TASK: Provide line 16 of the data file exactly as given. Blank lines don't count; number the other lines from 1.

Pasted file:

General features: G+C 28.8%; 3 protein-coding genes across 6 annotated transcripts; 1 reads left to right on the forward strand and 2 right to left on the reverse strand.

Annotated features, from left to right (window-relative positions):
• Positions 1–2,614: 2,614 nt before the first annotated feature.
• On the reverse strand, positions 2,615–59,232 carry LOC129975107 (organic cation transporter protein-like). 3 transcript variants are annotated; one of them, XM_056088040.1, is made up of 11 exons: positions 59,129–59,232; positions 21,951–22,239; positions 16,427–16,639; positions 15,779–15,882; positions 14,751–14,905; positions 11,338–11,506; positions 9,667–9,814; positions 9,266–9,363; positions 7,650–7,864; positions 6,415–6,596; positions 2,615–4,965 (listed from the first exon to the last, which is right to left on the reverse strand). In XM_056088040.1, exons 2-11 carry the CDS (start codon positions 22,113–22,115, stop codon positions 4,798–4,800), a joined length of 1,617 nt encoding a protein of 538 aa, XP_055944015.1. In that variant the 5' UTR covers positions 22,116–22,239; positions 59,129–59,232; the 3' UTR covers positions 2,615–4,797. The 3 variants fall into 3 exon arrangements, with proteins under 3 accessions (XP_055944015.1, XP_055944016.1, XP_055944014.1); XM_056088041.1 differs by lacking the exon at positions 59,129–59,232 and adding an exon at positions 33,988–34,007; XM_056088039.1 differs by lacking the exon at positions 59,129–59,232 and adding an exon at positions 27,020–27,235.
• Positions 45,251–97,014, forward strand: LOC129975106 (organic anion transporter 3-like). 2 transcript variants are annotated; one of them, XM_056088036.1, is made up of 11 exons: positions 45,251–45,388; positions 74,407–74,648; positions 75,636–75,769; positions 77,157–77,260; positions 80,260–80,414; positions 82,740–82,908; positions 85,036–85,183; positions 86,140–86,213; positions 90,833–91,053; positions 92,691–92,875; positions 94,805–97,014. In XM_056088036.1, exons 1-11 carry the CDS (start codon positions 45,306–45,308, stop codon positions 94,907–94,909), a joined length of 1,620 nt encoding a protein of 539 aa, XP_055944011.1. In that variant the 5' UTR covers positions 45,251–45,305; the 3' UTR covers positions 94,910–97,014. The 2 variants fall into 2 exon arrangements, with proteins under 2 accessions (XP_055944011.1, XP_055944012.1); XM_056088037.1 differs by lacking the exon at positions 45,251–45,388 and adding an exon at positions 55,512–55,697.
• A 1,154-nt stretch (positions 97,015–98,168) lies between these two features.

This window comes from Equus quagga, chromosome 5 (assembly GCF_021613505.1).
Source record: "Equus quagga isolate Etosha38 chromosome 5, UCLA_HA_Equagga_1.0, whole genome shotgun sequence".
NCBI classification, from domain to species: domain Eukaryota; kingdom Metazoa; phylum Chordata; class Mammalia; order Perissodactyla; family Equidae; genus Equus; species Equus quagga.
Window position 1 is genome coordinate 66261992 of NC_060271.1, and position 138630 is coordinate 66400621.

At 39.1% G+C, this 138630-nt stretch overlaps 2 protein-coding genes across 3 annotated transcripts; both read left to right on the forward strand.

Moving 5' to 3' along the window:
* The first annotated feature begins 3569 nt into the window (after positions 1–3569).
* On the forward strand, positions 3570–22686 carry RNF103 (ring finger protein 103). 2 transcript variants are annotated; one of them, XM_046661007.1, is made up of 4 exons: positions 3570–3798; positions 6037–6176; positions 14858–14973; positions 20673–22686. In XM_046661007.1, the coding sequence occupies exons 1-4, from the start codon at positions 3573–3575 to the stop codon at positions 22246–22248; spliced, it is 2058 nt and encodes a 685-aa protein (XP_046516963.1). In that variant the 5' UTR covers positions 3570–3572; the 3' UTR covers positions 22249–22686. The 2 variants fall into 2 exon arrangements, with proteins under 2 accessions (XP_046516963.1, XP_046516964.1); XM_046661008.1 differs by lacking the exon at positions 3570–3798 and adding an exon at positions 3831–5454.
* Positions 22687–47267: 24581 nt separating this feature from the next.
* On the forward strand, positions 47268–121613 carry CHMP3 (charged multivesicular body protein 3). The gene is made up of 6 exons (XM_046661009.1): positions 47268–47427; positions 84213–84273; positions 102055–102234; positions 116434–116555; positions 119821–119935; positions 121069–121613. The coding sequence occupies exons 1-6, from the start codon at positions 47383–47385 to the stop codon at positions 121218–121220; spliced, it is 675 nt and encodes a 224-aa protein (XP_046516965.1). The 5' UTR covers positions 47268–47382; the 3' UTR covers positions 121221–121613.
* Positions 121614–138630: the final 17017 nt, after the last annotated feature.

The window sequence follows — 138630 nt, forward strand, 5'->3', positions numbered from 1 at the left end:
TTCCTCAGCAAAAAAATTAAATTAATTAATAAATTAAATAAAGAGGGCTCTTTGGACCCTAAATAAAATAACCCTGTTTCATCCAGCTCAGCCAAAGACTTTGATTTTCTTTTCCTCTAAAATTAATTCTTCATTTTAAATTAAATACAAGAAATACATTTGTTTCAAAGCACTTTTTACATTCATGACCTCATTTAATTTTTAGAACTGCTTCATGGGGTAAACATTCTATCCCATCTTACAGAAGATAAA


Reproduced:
* On the forward strand, positions 47268–121613 carry CHMP3 (charged multivesicular body protein 3). The gene is made up of 6 exons (XM_046661009.1): positions 47268–47427; positions 84213–84273; positions 102055–102234; positions 116434–116555; positions 119821–119935; positions 121069–121613. The coding sequence occupies exons 1-6, from the start codon at positions 47383–47385 to the stop codon at positions 121218–121220; spliced, it is 675 nt and encodes a 224-aa protein (XP_046516965.1). The 5' UTR covers positions 47268–47382; the 3' UTR covers positions 121221–121613.